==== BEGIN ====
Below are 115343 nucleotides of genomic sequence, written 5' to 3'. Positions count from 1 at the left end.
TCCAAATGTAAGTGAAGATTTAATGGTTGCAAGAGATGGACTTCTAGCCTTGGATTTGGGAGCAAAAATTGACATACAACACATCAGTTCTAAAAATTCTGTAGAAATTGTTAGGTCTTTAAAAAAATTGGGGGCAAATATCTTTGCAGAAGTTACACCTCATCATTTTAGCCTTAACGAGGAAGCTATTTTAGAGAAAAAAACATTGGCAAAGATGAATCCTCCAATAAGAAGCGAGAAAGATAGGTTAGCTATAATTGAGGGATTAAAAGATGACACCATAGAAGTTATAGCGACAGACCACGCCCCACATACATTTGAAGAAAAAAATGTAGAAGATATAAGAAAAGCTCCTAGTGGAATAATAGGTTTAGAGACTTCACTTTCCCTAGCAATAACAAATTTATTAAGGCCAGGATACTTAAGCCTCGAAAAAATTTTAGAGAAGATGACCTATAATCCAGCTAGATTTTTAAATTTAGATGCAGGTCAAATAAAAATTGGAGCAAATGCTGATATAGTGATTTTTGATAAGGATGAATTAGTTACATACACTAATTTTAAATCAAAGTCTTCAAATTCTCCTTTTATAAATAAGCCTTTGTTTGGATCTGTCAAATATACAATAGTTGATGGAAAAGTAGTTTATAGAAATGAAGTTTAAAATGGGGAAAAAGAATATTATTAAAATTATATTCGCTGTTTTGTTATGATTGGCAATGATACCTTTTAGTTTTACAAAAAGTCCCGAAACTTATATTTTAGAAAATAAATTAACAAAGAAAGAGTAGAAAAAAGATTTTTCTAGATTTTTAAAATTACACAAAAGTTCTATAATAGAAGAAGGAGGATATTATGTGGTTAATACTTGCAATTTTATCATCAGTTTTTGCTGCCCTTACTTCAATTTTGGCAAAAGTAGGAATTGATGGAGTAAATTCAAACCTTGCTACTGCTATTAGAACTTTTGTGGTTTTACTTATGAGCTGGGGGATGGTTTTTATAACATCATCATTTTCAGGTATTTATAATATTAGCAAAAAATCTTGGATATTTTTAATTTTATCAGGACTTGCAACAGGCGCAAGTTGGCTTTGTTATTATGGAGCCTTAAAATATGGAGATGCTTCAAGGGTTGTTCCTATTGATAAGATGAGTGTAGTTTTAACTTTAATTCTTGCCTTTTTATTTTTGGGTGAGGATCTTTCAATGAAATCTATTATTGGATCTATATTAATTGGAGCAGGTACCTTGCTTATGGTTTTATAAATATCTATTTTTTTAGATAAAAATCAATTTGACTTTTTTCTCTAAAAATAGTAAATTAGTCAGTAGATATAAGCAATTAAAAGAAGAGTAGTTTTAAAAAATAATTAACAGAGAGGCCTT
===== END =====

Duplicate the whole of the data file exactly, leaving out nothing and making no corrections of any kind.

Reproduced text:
Below are 115343 nucleotides of genomic sequence, written 5' to 3'. Positions count from 1 at the left end.
TCCAAATGTAAGTGAAGATTTAATGGTTGCAAGAGATGGACTTCTAGCCTTGGATTTGGGAGCAAAAATTGACATACAACACATCAGTTCTAAAAATTCTGTAGAAATTGTTAGGTCTTTAAAAAAATTGGGGGCAAATATCTTTGCAGAAGTTACACCTCATCATTTTAGCCTTAACGAGGAAGCTATTTTAGAGAAAAAAACATTGGCAAAGATGAATCCTCCAATAAGAAGCGAGAAAGATAGGTTAGCTATAATTGAGGGATTAAAAGATGACACCATAGAAGTTATAGCGACAGACCACGCCCCACATACATTTGAAGAAAAAAATGTAGAAGATATAAGAAAAGCTCCTAGTGGAATAATAGGTTTAGAGACTTCACTTTCCCTAGCAATAACAAATTTATTAAGGCCAGGATACTTAAGCCTCGAAAAAATTTTAGAGAAGATGACCTATAATCCAGCTAGATTTTTAAATTTAGATGCAGGTCAAATAAAAATTGGAGCAAATGCTGATATAGTGATTTTTGATAAGGATGAATTAGTTACATACACTAATTTTAAATCAAAGTCTTCAAATTCTCCTTTTATAAATAAGCCTTTGTTTGGATCTGTCAAATATACAATAGTTGATGGAAAAGTAGTTTATAGAAATGAAGTTTAAAATGGGGAAAAAGAATATTATTAAAATTATATTCGCTGTTTTGTTATGATTGGCAATGATACCTTTTAGTTTTACAAAAAGTCCCGAAACTTATATTTTAGAAAATAAATTAACAAAGAAAGAGTAGAAAAAAGATTTTTCTAGATTTTTAAAATTACACAAAAGTTCTATAATAGAAGAAGGAGGATATTATGTGGTTAATACTTGCAATTTTATCATCAGTTTTTGCTGCCCTTACTTCAATTTTGGCAAAAGTAGGAATTGATGGAGTAAATTCAAACCTTGCTACTGCTATTAGAACTTTTGTGGTTTTACTTATGAGCTGGGGGATGGTTTTTATAACATCATCATTTTCAGGTATTTATAATATTAGCAAAAAATCTTGGATATTTTTAATTTTATCAGGACTTGCAACAGGCGCAAGTTGGCTTTGTTATTATGGAGCCTTAAAATATGGAGATGCTTCAAGGGTTGTTCCTATTGATAAGATGAGTGTAGTTTTAACTTTAATTCTTGCCTTTTTATTTTTGGGTGAGGATCTTTCAATGAAATCTATTATTGGATCTATATTAATTGGAGCAGGTACCTTGCTTATGGTTTTATAAATATCTATTTTTTTAGATAAAAATCAATTTGACTTTTTTCTCTAAAAATAGTAAATTAGTCAGTAGATATAAGCAATTAAAAGAAGAGTAGTTTTAAAAAATAATTAACAGAGAGGCCTT